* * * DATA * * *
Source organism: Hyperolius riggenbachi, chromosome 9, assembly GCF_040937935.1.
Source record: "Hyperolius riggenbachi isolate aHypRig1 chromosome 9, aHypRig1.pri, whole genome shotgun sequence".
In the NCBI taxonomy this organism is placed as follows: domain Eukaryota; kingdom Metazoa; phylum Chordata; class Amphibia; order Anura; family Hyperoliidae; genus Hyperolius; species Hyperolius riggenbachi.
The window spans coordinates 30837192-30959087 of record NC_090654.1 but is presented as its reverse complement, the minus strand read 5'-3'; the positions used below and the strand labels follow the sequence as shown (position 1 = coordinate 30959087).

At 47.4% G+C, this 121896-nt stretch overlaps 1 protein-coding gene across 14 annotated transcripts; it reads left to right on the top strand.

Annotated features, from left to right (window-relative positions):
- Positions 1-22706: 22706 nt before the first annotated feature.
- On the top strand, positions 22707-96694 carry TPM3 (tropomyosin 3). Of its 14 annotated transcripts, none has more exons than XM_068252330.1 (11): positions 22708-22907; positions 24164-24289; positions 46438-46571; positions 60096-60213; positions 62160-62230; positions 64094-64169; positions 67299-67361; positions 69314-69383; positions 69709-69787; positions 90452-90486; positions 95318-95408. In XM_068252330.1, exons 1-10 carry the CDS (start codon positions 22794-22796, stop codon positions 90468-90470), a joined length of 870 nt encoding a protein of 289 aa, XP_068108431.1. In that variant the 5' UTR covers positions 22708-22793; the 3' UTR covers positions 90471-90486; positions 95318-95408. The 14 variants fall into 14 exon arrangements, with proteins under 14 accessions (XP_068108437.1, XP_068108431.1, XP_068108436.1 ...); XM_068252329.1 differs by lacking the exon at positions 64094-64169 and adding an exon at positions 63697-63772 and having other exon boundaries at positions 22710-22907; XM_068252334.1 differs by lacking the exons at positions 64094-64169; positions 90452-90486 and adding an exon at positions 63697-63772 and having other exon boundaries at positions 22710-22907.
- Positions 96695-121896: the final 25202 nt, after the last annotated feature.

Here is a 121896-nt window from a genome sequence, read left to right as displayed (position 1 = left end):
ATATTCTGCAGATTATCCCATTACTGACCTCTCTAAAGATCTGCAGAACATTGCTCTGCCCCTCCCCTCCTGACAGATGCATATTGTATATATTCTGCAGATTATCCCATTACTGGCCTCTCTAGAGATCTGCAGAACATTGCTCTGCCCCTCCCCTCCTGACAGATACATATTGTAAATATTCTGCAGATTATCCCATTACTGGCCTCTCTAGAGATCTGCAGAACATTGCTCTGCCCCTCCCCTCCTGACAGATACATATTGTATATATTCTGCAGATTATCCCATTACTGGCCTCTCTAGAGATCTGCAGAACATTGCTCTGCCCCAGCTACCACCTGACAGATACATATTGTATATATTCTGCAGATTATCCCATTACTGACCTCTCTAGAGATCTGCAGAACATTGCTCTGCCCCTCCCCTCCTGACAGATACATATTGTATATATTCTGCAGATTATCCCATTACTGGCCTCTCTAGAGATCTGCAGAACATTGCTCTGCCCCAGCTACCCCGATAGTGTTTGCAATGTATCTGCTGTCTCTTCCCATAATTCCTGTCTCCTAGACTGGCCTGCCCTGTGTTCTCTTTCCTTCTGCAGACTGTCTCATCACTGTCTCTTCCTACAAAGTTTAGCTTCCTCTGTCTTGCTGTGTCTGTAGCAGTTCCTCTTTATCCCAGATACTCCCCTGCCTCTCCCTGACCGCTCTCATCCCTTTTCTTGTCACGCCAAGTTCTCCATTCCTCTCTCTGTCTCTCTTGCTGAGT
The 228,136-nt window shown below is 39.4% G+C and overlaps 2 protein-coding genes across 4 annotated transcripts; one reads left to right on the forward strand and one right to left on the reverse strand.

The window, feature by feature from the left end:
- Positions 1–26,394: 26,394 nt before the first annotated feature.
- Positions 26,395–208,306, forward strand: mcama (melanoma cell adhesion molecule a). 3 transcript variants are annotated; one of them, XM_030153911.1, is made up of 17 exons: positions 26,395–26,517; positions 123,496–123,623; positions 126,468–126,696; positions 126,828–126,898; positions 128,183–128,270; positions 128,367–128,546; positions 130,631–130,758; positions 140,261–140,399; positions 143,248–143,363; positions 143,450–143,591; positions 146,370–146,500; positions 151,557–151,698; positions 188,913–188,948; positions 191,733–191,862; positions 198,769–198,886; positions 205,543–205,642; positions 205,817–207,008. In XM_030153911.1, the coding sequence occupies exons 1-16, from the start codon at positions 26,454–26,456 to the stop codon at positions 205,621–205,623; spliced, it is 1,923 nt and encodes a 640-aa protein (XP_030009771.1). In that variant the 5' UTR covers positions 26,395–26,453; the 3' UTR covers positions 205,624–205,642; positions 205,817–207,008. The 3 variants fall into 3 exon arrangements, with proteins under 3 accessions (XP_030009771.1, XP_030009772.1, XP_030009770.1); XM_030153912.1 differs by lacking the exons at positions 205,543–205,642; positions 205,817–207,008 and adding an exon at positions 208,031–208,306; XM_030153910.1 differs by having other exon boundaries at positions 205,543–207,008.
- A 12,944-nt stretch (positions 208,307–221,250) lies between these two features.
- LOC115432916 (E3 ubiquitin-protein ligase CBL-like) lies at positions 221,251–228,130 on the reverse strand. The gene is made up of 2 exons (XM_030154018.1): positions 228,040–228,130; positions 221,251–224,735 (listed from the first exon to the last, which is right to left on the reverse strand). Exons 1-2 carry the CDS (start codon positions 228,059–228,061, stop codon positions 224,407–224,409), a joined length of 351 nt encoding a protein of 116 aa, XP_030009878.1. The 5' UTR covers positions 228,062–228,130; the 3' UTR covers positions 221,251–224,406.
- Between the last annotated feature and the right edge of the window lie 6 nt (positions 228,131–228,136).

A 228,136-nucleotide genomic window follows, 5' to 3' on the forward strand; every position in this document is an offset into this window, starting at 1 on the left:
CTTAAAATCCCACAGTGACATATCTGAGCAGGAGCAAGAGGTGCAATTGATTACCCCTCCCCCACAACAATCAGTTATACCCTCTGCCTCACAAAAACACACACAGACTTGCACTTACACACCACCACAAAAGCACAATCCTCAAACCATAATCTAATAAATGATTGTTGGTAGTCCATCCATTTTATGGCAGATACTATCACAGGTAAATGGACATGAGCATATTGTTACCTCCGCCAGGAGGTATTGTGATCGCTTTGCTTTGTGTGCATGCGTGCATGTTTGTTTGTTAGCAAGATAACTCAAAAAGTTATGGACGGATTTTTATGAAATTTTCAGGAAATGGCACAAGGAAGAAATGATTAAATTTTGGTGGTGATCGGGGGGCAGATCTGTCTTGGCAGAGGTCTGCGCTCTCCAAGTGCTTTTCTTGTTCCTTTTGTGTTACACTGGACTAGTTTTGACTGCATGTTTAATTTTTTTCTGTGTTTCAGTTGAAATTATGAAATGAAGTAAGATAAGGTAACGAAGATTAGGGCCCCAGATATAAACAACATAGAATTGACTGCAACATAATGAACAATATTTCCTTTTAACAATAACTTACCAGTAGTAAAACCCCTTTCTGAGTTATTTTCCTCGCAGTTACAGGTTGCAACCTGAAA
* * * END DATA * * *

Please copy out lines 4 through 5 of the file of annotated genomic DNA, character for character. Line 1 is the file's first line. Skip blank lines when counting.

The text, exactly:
The window spans coordinates 30837192-30959087 of record NC_090654.1 but is presented as its reverse complement, the minus strand read 5'-3'; the positions used below and the strand labels follow the sequence as shown (position 1 = coordinate 30959087).

At 47.4% G+C, this 121896-nt stretch overlaps 1 protein-coding gene across 14 annotated transcripts; it reads left to right on the top strand.